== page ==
SAN FRANCISCO (KGO) -- They say the wheels on the bus go round and round, but soon many of the wheels on city buses could be stopping. According to new projections by the San Francisco Municipal Transportation Agency, the city's transit operator could be facing a budget deficit as high as $214 million by 2026.
A scenario that the agency says could force it to drastically cut services.
"Residents who are service workers, residents who are low income people, people with disabilities, seniors who rely on public transportation will be impacted significantly as their transit options will be cut," said Vinita Goyal.
Goyal is the executive director of advocacy group San Francisco Transit Riders.
She says the problem is multi-faceted.
For one thing, an infusion of federal money from the COVID-era is coming to an end.
But Goyal also believes issues like more people working from home and safety concerns have contributed to ridership numbers still falling below pre-pandemic levels.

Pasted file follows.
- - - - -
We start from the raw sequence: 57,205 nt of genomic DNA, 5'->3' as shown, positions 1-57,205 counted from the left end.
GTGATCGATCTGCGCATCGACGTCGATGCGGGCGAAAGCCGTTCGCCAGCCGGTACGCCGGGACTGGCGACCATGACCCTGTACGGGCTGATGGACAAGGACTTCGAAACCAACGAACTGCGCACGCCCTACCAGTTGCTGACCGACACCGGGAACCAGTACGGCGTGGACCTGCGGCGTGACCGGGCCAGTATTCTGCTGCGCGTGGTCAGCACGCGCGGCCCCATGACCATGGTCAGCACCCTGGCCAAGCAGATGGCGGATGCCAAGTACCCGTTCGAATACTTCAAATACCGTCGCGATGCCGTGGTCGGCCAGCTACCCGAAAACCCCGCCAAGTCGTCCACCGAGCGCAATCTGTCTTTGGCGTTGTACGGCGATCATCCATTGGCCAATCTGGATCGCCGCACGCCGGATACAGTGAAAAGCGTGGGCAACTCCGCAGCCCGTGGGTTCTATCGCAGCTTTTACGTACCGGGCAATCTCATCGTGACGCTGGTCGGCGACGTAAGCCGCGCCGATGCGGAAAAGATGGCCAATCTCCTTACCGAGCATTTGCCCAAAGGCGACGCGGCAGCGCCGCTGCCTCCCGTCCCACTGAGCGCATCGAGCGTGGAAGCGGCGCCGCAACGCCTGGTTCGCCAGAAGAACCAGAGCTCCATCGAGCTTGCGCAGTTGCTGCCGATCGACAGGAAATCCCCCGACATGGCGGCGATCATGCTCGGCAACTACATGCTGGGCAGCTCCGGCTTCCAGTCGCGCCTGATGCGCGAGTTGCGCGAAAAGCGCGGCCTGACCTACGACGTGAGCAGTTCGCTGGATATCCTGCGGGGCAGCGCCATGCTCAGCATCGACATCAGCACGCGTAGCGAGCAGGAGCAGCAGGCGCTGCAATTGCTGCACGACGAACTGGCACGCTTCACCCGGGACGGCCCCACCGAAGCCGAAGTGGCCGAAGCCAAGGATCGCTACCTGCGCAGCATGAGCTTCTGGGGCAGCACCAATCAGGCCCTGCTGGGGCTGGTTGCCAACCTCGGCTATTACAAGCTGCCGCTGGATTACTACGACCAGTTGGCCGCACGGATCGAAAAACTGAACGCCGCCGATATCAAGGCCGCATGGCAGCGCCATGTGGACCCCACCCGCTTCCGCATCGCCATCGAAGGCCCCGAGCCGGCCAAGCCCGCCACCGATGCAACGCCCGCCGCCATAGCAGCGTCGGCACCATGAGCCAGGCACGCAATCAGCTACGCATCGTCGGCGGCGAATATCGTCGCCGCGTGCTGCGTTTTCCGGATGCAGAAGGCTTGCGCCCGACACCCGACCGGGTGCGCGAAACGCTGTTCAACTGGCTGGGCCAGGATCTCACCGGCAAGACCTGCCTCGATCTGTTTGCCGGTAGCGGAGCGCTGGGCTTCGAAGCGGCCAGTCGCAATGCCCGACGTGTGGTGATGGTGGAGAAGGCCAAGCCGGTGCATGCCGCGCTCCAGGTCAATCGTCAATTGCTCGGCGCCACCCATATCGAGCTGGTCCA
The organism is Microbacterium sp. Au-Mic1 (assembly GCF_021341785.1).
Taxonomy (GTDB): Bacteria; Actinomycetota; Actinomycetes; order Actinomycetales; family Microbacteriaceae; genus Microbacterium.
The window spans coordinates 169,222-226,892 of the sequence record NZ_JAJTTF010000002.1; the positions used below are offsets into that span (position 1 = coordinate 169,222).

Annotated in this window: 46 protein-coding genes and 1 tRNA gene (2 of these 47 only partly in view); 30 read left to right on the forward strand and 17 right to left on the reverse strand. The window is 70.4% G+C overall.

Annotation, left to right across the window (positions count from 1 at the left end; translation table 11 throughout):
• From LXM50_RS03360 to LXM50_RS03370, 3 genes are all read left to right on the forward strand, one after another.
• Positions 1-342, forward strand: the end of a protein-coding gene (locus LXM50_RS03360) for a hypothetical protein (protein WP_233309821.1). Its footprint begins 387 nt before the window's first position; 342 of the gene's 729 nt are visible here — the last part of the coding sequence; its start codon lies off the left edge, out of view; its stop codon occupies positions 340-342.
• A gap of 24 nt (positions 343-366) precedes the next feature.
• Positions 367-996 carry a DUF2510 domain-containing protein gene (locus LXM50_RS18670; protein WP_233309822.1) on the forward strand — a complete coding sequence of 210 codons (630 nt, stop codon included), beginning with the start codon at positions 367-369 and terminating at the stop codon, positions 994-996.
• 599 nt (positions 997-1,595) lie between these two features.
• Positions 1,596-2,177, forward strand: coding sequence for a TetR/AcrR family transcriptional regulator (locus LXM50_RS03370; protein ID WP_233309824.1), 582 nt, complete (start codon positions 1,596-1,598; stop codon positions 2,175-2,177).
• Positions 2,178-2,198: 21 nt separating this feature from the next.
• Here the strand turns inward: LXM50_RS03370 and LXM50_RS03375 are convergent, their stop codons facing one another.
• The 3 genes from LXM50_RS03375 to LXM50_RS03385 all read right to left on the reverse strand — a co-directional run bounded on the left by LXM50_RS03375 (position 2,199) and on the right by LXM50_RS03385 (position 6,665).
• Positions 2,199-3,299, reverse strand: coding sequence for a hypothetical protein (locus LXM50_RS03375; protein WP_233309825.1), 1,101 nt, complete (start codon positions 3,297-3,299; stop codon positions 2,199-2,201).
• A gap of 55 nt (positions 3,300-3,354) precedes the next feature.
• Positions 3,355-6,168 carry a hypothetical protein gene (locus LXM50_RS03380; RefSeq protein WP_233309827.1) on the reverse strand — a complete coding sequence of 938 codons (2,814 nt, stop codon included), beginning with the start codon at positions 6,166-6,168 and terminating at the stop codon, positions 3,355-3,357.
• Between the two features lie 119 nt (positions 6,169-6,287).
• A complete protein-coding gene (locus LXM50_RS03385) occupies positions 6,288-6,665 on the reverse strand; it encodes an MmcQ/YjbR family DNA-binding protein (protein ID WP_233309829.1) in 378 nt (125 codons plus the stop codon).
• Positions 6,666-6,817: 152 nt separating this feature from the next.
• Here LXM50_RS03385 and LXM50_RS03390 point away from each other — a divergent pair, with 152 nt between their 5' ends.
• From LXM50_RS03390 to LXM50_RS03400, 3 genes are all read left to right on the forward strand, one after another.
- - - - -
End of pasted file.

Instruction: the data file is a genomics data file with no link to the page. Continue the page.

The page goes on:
SFMTA says if these projections become reality, there could be 25% less buses on the roads in just a few years time.
"Which can create what we call a death spiral, where they cut service, we have fewer people ride, so there's less fare revenue so they have to cut more service," said Sen. Scott Wiener.
Wiener has been fighting to avoid that from happening for months.
He tells me that he's been pushing both Gov. Newsom and the California legislature to include funding to help public transit agencies avoid fiscal cliffs.
A tough sell in a year where lawmakers expect a deficit of over $20 billion.
"The governor had a tough budget proposal to make and he proposed cutting about two billion dollars in transit capital funds," Wiener said.
But for Goyal, finding some solution is important.
Because she says public transit can impact us all.
"When we start seeing transportation as a means to connect to other priorities that communities have - to housing, to food justice, to access to jobs," Goyal said.
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